Hillary Clinton won the Iowa caucuses earlier this month. It just didn’t feel like it.

After holding a 30-point lead in the Hawkeye State in November, the favorite to win the Democratic presidential nomination almost squandered her huge advantage. The race remained too close to call when many newspapers went to press on caucus night before it finally became clear that Clinton had pulled out a narrow victory, 49.8 percent to 49.6 percent, over Bernie Sanders.

Even then, news media often characterized the result as a virtual tie and a huge boost for Sanders, whose near-comeback seemed to validate him as a serious contender. Lest you think I’m exaggerating, I rounded up the headlines on the morning after.

Clinton’s win in Nevada on Saturday played completely differently in the press. News outlets (well, most of them) called the race pretty early, as the former secretary of state held a comfortable — if not commanding — lead of about five points with a majority of precincts reporting.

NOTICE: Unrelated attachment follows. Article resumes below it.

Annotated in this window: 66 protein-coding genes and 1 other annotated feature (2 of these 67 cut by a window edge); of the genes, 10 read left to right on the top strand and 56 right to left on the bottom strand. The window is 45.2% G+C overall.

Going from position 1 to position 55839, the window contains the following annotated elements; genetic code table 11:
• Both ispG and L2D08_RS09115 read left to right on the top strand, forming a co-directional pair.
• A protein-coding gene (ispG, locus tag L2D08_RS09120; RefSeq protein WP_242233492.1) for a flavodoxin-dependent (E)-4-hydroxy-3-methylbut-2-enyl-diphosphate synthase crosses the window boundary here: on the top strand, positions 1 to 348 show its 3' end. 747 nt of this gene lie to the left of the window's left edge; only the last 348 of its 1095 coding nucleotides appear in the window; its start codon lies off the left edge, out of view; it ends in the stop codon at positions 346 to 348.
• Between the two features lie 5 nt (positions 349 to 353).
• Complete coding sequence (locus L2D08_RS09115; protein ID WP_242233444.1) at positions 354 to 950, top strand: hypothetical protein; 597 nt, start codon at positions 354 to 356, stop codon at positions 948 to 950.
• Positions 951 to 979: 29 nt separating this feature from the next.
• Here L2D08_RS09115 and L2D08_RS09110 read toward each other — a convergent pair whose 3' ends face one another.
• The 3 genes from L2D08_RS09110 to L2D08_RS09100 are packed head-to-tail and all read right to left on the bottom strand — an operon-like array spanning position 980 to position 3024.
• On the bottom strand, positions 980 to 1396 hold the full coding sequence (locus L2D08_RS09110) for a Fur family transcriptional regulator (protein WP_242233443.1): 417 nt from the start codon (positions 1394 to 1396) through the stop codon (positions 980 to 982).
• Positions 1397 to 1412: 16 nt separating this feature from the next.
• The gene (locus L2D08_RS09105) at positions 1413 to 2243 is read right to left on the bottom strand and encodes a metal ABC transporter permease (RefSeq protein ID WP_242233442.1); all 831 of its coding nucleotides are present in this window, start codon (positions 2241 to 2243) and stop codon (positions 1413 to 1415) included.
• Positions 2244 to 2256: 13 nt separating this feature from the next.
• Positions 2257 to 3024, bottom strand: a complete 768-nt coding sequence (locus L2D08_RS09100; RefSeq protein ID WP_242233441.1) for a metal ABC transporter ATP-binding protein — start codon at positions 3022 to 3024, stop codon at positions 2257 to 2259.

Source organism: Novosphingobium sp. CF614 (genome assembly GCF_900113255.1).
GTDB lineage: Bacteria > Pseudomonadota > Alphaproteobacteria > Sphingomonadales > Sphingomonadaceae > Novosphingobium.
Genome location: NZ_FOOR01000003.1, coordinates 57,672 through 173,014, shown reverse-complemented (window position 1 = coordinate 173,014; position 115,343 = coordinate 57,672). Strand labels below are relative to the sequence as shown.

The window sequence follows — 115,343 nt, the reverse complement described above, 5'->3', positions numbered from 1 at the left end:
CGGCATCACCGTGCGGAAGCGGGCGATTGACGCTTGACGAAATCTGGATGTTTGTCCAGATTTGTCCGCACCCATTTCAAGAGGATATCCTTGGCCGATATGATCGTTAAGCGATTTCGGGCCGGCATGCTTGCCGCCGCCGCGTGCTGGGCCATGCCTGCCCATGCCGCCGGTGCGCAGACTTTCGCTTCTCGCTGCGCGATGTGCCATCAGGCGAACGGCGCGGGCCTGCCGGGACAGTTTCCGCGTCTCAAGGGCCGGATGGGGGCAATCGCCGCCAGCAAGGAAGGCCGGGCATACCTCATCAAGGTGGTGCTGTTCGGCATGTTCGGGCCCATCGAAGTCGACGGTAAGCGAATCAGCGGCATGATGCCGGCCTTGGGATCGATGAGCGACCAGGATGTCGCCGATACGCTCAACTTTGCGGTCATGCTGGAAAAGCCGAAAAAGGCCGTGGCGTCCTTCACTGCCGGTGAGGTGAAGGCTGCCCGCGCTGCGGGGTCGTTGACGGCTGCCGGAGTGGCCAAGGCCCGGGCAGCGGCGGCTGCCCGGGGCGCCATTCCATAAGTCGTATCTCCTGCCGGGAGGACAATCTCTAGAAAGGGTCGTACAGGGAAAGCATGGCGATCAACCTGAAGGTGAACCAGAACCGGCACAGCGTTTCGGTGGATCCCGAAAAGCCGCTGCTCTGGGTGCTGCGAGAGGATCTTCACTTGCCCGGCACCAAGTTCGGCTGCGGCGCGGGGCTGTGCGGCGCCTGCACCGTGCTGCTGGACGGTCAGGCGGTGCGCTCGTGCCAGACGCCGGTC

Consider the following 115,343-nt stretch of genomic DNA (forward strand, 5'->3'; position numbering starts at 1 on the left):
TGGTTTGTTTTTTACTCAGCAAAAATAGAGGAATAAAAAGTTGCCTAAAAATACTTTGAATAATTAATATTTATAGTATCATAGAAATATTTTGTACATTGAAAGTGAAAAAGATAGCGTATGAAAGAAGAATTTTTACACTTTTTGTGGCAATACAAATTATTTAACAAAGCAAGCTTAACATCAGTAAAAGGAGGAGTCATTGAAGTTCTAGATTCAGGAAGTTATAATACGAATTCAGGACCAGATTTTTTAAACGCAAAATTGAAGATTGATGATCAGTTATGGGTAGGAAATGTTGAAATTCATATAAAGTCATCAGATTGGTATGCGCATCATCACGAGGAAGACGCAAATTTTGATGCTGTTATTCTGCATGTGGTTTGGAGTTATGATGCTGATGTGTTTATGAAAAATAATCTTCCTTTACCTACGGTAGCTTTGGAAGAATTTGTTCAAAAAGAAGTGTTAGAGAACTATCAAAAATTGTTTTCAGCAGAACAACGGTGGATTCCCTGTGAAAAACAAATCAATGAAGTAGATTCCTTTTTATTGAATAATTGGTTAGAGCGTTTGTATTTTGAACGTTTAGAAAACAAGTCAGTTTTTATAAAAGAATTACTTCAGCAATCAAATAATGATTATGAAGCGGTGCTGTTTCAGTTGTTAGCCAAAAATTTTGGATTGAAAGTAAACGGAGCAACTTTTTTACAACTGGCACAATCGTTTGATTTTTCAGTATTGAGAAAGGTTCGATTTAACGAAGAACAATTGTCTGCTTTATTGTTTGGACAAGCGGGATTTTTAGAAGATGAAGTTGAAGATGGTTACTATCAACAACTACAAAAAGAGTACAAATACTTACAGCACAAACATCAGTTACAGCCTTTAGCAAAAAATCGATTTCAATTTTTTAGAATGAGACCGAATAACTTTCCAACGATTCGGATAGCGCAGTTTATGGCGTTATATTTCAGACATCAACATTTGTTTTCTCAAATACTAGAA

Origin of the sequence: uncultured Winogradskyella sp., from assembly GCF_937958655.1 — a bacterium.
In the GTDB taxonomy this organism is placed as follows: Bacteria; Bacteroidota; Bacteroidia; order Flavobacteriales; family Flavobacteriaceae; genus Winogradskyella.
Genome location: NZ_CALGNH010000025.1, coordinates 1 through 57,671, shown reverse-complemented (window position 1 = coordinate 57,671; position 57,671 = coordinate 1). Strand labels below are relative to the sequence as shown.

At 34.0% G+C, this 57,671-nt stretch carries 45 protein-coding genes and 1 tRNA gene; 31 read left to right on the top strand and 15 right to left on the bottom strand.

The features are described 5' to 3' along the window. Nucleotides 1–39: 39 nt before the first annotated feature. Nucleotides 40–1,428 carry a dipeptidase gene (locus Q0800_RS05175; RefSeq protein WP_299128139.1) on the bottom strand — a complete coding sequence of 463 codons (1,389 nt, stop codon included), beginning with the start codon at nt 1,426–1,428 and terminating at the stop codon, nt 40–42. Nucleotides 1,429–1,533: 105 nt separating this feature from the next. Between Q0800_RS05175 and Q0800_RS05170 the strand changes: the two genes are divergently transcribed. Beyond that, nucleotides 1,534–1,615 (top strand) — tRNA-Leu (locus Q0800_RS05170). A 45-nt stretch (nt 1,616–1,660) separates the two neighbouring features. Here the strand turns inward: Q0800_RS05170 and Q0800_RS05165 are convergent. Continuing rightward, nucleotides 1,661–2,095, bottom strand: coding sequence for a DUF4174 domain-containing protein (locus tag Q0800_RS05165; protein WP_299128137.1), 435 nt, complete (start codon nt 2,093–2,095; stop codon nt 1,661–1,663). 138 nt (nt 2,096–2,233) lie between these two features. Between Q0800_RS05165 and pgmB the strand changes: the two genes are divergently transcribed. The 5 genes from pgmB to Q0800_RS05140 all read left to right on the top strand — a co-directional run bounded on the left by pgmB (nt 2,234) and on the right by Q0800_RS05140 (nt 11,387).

And journalists were much more generous with their praise than they had been in Iowa.

On some level, a win is a win. But perception and momentum matter, and the media play a key role in shaping both. Clinton needed a victory in Nevada, but what she really needed was a convincing victory that wouldn't be qualified and diminished in every press account.

She got it. And now the narrative becomes about how she appears to be regaining control of the race and looks to be on her way toward exorcising the ghosts of 2008.